I fell into the daily habit of taking care of the barnyard animals in a circuitous way.
The barnyard and its inhabitants are primarily the domain of my parents, who live next door to us. And for the first few years we lived here, I didn’t have much involvement. I occasionally helped out for an hour or two during haying season or stepped in for backup herding duty when my parents needed to move the animals around and wanted an extra person to stand at one of the gates, but for the most part it wasn’t really my arena. There aren’t all that many jobs to do on a daily basis – let the sheep out of their pen in the morning; feed the cows a couple of bales of hay from the barn if it’s not grazing season – but my parents covered those responsibilities themselves, and when they were away, Rick usually took over.
But fourteen months ago we adopted our dog, Belle, and I started taking her out for a walk first thing every morning. Since we were passing near the sheep’s enclosure, it made sense to stop and let them out. As October came to an end, I noticed the cows, previously out grazing in the pastures while Belle and I took our walk, were congregating near the barn every morning. I asked my father if it was time to start “feeding out,” meaning giving the cows hay bales rather than leaving them to fend for themselves in the field. He conceded that it probably was about that time, and I said that since I was out with the dog -- and now the sheep -- anyway, I’d take on that responsibility as well.
More than a year later, I have to say it’s become one of my favorite times of day, those ten or fifteen minutes I spend with the animals in the barnyard. First I put on the heavy padded coveralls my parents gave me to wear in the barn; then I grab my pocketknife, my work gloves, and – if I am to be perfectly honest here – my cell phone, just in case I fall out of the hayloft or get trampled. Yes, I know that traditional farm hands don’t carry cell phones, but I’m on a tight schedule in the morning, needing to hurry home and get the kids off to school, so I figure it’s for the best to be able to call for help if I ever need it, which I never have.
Belle gallops across the field toward the barn, her energy high after a good night’s sleep and her exhilaration at being outdoors and free almost palpable. The cows see me coming and meet me along the way, expecting to have their curly dark-red heads scratched and then plodding along after me as I make my way to the barn. The sheep bleat as they hear us coming.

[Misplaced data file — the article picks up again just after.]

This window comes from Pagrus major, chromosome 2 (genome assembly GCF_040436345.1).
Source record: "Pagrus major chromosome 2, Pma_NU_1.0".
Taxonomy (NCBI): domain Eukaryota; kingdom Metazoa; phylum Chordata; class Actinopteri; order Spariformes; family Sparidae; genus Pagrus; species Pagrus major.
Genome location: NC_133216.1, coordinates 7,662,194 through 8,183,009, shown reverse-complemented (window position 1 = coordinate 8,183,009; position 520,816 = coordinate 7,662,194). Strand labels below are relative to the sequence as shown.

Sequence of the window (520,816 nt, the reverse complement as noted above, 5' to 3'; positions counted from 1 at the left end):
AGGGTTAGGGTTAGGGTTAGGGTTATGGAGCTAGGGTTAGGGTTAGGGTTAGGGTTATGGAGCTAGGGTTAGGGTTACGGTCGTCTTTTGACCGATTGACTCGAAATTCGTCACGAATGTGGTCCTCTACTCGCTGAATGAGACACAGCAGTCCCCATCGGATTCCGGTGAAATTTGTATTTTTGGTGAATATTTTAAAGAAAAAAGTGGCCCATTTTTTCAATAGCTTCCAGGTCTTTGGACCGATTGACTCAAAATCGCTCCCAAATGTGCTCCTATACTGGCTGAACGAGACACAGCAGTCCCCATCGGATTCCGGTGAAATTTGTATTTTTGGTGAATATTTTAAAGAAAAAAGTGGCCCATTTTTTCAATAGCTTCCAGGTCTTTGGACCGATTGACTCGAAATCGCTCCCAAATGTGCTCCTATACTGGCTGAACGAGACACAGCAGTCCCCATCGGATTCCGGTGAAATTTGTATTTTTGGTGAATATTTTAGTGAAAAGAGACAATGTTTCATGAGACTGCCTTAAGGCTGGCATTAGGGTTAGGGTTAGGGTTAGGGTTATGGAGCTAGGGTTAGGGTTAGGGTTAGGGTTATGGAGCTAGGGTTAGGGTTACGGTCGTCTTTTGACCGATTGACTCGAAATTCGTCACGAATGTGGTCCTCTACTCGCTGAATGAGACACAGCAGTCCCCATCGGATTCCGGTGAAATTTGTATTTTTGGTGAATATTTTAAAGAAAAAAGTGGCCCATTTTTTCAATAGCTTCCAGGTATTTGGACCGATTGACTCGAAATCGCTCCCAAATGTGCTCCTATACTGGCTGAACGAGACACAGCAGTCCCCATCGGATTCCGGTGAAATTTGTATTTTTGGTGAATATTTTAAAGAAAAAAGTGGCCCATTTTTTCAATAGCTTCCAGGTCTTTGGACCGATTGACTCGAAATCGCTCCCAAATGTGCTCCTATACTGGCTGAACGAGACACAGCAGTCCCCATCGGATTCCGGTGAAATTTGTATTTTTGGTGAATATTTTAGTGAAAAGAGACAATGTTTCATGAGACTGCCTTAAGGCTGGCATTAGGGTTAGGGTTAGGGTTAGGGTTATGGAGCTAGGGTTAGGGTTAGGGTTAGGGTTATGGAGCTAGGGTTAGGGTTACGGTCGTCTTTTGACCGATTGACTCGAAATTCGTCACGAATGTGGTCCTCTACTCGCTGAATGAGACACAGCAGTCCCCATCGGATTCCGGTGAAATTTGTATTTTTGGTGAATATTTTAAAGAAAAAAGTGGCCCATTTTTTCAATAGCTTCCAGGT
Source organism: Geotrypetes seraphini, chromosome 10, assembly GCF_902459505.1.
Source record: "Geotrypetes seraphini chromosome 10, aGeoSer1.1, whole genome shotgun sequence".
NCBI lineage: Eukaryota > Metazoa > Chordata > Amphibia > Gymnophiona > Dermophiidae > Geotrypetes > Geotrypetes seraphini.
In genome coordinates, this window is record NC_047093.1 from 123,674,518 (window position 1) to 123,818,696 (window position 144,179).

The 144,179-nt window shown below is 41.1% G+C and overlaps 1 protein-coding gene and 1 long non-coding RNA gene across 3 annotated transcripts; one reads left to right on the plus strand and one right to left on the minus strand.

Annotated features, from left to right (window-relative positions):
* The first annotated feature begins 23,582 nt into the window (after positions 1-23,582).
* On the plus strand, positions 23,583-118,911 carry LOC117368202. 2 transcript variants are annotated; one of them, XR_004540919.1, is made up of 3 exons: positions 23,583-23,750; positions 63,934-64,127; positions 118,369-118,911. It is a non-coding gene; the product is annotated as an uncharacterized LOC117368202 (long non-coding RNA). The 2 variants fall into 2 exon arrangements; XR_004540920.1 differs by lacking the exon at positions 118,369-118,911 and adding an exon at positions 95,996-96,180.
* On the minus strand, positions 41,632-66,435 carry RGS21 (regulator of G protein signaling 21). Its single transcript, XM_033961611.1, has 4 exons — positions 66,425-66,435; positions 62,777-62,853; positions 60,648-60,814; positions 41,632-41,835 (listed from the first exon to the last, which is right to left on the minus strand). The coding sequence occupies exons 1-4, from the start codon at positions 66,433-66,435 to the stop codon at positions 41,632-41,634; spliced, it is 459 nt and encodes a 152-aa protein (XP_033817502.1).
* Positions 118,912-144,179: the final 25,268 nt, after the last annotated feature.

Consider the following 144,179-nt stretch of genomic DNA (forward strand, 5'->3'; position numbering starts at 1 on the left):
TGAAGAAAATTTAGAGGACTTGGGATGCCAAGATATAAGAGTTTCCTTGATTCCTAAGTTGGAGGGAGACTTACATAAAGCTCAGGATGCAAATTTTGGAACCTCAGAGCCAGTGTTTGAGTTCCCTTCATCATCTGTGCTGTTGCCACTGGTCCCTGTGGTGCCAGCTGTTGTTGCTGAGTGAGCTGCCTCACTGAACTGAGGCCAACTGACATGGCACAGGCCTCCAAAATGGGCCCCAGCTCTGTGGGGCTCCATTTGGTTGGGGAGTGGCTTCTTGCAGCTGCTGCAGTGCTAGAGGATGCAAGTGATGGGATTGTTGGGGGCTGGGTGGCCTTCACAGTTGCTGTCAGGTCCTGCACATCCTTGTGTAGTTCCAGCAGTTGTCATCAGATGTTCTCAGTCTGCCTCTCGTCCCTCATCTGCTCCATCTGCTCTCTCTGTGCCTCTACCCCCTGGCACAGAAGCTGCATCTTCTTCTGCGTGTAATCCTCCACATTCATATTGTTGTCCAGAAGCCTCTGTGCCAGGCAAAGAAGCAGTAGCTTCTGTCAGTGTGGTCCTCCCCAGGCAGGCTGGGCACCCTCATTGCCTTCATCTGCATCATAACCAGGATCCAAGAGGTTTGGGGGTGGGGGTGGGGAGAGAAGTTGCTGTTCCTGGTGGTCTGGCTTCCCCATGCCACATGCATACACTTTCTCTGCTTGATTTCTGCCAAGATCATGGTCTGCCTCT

Once in the barnyard, it’s an easy job. I climb the ladder to the hayloft and toss down a couple of bales to get the animals below out of my way; then I descend and enter through the front of the barn to pull out a couple more bales for them. I use my pocketknife to snip the twine around the bales, which makes me feel like a Boy Scout. I scatter the hay a little so the animals don’t all cluster in one place.
Then I scan the barnyard and pasture until I locate Belle, who camouflages beautifully with the brownish-gray of the trees and dirt. She is usually either burrowing her face in cow manure, drinking from the brook or chasing squirrels in the thicker grass. Once assured that she’s not too close to the sheep pen – every few months she gets an inexplicable urge to chase them -- I let the six sheep out. Unlike the cows, they don’t particularly want my attention; they trot goofily past me, hurrying toward the hay to get their share before the cows finish it.
That’s all there is to it, and as my father reminds me frequently, there’s no reason I have to do it every day; he’d be more than happy to share the job with me or take it over once again for himself. But I love getting out with the animals early every morning. The heavy lifting as I move the hay bales and the climb up to the loft make me feel strong and well-exerted even though it’s brief and not that arduous. Seeing Belle get in some fast running and vigorous playing before my work day begins is satisfying too. And so is the benign appreciation of the animals. They’re a peaceful bunch, placid, never pushy (or if they are pushy, it’s to each other, not to me). Unlike dogs, they don’t go wild at feeding time. Unlike my kids, they don’t have opinions about what they do or don’t want. They just stand there waiting for hay, and when they get it, they eat it. Job done.
It might be an overstatement to say this is the best part of my day, but it’s definitely up there among the most satisfying. And it’s definitely a contender for easiest part of my day. I release the sheep, feed the cows, let the dog run and everyone is happy. How simple the animals can make life seem.